-The related word gift showed up in the 1300s. In Swedish, gift means poison.

-One of the earliest English meanings of gift was natural talent, inspiration

-Some other idioms that employ the word give include:
-give up
-give the finger
-give someone a break
-give the shirt off one’s back
-give someone the shaft
-give someone the nod
-give someone the evil eye
-give someone five
-give someone the creeps
-give someone a shot
-give someone the third degree
-give someone the low down
-give someone the green light
-give someone a hard time
-give someone a hand
-give someone some skin
-don’t give up our day jobs

May this season of giving be very good to you.


Big thanks to this week’s sources Learn American English Online, Wordnik, Etymonline, & the OED

Thursday, December 10, 2015

Tamora Pierce


Tamora Pierce


One of the many stunning authors born in December is Tamora Pierce, a writer of middle grade & teen fantasy. Her books introduce readers to fascinating, intelligent, strong, female protagonists. December 13 is her birthday, & we’ll celebrate by enjoying a few quotes from Ms. Pierce & her characters.

From her novel Lady Knight
Threats are the last resort of a man with no vocabulary.

From her novel Page
If arrogance were shoes, he'd never go barefoot.

From her novel Squire
Haven’t you ever noticed that people who win say it’s because the gods know they are in the right, but if they lose, it wasn’t the gods who declared them wrong? Their opponent cheated, or their equipment was bad.

From her novel The Woman Who Rides Like a Man
Men don't think any differently from women - they just make more noise about being able to.

From various interviews:
I'm of the Samuel Goldwyn school of writing: If you need to send a message, call Western Union.

 I distrust any advice that contains the words 'ought' or 'should'.

Girls are 50% of the population. We deserve to represent 50% of the heroes.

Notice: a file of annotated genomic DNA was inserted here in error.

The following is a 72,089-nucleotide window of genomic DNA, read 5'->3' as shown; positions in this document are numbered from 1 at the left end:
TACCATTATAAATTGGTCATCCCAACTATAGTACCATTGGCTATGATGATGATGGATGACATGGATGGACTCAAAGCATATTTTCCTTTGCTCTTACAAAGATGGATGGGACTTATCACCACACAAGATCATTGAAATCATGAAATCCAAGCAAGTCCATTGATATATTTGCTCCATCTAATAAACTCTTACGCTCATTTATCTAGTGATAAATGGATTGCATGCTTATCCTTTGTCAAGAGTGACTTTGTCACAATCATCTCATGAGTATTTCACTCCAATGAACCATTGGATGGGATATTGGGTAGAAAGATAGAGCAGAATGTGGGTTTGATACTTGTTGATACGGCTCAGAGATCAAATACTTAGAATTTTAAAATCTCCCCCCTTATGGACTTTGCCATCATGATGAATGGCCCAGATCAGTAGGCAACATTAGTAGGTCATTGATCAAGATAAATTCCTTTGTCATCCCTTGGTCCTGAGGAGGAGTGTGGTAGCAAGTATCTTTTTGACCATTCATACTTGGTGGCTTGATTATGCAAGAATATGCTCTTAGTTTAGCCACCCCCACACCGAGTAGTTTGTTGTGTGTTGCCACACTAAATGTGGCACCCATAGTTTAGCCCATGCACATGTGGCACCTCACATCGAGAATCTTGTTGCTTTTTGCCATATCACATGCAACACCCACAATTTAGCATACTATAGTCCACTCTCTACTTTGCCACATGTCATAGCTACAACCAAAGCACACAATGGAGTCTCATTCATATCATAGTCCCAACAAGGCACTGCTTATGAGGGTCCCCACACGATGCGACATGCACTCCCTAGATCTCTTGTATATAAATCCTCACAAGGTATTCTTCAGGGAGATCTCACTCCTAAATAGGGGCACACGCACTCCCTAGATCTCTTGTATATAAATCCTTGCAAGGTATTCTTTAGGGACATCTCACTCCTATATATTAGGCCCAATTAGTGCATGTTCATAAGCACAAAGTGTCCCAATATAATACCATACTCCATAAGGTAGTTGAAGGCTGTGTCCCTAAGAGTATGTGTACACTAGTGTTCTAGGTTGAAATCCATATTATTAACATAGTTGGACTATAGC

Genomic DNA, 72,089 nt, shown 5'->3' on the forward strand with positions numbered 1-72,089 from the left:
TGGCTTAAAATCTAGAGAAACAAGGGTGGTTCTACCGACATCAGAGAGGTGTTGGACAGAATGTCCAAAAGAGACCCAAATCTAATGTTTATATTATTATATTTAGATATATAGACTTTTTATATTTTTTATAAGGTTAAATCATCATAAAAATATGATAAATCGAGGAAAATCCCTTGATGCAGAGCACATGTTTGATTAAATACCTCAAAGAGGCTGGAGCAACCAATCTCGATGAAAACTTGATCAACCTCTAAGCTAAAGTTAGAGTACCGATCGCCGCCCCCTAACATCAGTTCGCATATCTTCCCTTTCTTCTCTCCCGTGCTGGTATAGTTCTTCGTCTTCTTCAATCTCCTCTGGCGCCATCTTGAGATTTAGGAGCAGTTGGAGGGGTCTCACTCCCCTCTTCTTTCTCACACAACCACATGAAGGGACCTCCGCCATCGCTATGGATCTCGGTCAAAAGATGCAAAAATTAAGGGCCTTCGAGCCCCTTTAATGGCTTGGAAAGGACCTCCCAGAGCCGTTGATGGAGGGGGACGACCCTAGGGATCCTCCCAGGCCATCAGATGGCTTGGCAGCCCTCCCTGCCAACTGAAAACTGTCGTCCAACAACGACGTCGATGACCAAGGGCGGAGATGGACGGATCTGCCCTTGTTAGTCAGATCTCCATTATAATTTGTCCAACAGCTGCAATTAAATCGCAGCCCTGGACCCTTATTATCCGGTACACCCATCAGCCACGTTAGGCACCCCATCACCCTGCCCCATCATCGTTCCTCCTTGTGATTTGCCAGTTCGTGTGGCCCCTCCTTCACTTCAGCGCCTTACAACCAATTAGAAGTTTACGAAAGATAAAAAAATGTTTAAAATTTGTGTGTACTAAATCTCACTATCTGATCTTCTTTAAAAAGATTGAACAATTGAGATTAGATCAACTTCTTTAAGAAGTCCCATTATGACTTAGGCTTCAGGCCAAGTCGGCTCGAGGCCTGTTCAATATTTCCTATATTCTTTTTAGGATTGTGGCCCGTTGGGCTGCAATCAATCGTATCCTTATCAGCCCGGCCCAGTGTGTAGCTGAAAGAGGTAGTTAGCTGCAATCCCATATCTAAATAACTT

You look as scary as a buttered muffin.

And from her story collection Tortall and Other Lands: A Collection of Tales
Without reading, we are all without light in the dark, without fire in the cold.


If you haven’t wallowed around in the fantasy worlds of Tamora Pierce, I highly suggest you put her on your reading list.



Big thanks to this week’s sources Dare to Be Stupid, The Atlantic, Goodreads

Thursday, December 3, 2015

Words of Georgia



Words of Georgia

Nothing like an etymological tour of arbitrary states of the USA. First was California, then Pennsylvania, and this week we’re off to Georgia.

The word jarhead, meaning US Marine, showed up first in print in 1985 in a biographical book about WWII. Interestingly, the word jarhead was in use much earlier. In the 1920s in the state of Georgia, jarhead meant mule.

Though other sources have been proposed, the most likely source of the word lulu heralds from the state of Georgia. 15-year-old Georgian vaudeville performer, Lulu Hurst, became a sensation in 1883. She could cause canes, umbrellas, or chairs held firmly by resolute audience members to move and shake (or so it seemed). Once her methods were discovered, she quit show business, even cancelling a vaudeville tour of Europe. Ever since, though, something amazing or remarkable can be referred to as a lulu.

Snake oil took America by storm in the late 1800s and early 1900s. Linguists aren’t certain where the term was first uttered, but it certainly made its way to Georgia. There appears to be little correlation with the remedy’s ingredients & its name, though records show many charlatans and barkers claimed it was made of rattlesnake oil. In Georgia, snake oil was said to cure rheumatism & gout, in Pennsylvania it was said to cure deafness, & in the states in between, it was said to cure pretty much everything in between.  

From relative obscurity in an Atlanta, Georgia strip club in 2005, the word twerk became a national sensation. It could be argued that countless earlier dancers danced in a manner meant to simulate copulation, but the honor of introducing greater America to the term goes to The Ying Yang Twins. Before their big hit in 2005, the term was popular in southern hip-hop circles for at least ten years.

Much earlier in Atlanta (1886), Dr. John S. Pemberton invented Coca-Cola. The inspiration for the name came because the original ingredients were derived from cola nuts and coca leaves. Pemberton marketed his fizzy drink as a “brain tonic” and “intellectual soda fountain beverage”. An interesting non-Georgia related historic tidbit is that in 1950, the wine growers & communists of France joined together to attempt a ban on Coca-Cola, which was seen as both a threat to the French wine industry & an ugly example of American capitalism.

How about all these Georgia words? I hope you’ll leave a comment or two.



Big thanks to this week’s sources: Etymonline, Wordnik, Merriam Webster, & the OED.